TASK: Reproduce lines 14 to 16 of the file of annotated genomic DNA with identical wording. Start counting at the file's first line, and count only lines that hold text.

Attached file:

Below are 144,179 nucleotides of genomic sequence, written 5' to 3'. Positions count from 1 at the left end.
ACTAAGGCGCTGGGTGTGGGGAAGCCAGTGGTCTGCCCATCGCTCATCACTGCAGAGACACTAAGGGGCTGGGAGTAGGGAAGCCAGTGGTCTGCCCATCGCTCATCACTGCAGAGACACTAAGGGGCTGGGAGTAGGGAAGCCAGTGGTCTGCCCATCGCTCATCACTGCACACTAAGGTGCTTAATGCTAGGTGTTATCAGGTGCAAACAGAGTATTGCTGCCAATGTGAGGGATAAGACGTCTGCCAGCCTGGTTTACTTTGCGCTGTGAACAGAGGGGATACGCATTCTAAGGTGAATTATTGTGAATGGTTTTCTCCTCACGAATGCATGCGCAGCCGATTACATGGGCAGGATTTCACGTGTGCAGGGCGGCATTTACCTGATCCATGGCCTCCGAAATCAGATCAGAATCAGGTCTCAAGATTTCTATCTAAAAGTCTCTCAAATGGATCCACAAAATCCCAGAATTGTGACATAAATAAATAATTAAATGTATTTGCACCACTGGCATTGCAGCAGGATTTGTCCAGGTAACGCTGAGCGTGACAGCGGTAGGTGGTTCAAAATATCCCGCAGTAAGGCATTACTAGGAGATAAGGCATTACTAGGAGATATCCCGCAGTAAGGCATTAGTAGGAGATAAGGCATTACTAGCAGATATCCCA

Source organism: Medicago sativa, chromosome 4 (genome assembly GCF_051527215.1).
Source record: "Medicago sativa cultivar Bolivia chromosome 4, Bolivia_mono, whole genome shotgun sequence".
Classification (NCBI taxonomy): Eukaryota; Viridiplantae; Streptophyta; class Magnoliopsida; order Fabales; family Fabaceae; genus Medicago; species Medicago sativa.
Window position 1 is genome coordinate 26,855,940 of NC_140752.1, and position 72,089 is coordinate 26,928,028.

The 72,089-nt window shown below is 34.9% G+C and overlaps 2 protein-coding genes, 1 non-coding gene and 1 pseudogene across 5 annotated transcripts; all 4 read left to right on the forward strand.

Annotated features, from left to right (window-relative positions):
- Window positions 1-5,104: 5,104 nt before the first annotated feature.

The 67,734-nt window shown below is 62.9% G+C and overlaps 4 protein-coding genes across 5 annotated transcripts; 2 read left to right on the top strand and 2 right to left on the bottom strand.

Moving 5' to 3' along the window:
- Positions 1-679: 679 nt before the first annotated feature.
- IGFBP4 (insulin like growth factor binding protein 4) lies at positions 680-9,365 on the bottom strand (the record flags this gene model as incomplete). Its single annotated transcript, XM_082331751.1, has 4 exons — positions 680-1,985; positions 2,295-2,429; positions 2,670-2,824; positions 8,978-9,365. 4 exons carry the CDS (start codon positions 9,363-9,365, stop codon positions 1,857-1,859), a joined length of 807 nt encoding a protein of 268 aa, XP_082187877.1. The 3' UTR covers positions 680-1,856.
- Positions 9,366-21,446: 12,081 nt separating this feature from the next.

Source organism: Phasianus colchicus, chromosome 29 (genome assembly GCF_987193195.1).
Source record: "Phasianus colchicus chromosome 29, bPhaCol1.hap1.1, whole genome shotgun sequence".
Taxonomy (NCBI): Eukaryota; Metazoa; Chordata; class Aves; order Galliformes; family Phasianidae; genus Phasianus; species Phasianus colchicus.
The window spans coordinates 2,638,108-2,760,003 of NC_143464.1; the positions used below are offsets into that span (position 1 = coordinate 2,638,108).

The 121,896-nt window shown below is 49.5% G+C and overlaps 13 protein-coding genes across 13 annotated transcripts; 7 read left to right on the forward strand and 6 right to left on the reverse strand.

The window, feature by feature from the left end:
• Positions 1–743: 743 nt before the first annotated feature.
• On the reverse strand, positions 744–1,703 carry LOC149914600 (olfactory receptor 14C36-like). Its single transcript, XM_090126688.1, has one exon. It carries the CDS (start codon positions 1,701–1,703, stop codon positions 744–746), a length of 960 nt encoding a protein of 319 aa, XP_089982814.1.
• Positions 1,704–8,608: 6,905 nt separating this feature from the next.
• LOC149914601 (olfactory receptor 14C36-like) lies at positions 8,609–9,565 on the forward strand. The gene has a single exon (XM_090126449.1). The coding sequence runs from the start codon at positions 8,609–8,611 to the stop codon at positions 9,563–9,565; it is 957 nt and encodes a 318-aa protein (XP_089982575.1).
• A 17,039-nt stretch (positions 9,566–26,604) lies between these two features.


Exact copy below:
- Positions 9,366-21,446: 12,081 nt separating this feature from the next.

Source organism: Phasianus colchicus, chromosome 29 (genome assembly GCF_987193195.1).
Source record: "Phasianus colchicus chromosome 29, bPhaCol1.hap1.1, whole genome shotgun sequence".